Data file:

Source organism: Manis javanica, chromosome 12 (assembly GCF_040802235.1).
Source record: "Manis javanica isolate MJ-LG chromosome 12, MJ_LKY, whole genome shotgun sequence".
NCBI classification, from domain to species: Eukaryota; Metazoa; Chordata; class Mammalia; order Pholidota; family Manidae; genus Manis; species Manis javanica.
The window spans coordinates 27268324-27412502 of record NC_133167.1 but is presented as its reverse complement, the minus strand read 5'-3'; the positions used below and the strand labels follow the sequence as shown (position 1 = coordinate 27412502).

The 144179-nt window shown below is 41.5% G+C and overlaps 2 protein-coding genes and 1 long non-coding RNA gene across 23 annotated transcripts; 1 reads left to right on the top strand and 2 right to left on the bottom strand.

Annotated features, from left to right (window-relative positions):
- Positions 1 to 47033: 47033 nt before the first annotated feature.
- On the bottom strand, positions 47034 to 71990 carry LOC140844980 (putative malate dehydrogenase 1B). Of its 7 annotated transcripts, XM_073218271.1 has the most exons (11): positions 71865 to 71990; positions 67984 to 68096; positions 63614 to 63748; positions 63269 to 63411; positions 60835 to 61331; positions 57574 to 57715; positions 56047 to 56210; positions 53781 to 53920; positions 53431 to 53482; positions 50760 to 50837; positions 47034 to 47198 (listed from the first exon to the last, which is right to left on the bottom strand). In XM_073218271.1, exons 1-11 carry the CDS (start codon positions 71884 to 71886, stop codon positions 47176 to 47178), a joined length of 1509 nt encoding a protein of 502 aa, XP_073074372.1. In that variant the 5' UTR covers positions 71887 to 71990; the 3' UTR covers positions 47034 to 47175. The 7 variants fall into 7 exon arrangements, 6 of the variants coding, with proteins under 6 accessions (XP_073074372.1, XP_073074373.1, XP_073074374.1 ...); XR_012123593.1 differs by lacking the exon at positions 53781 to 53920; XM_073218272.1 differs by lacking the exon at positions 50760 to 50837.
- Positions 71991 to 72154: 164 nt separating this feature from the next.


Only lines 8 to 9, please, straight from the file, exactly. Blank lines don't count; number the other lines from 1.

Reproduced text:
- On the bottom strand, positions 47034 to 71990 carry LOC140844980 (putative malate dehydrogenase 1B). Of its 7 annotated transcripts, XM_073218271.1 has the most exons (11): positions 71865 to 71990; positions 67984 to 68096; positions 63614 to 63748; positions 63269 to 63411; positions 60835 to 61331; positions 57574 to 57715; positions 56047 to 56210; positions 53781 to 53920; positions 53431 to 53482; positions 50760 to 50837; positions 47034 to 47198 (listed from the first exon to the last, which is right to left on the bottom strand). In XM_073218271.1, exons 1-11 carry the CDS (start codon positions 71884 to 71886, stop codon positions 47176 to 47178), a joined length of 1509 nt encoding a protein of 502 aa, XP_073074372.1. In that variant the 5' UTR covers positions 71887 to 71990; the 3' UTR covers positions 47034 to 47175. The 7 variants fall into 7 exon arrangements, 6 of the variants coding, with proteins under 6 accessions (XP_073074372.1, XP_073074373.1, XP_073074374.1 ...); XR_012123593.1 differs by lacking the exon at positions 53781 to 53920; XM_073218272.1 differs by lacking the exon at positions 50760 to 50837.
- Positions 71991 to 72154: 164 nt separating this feature from the next.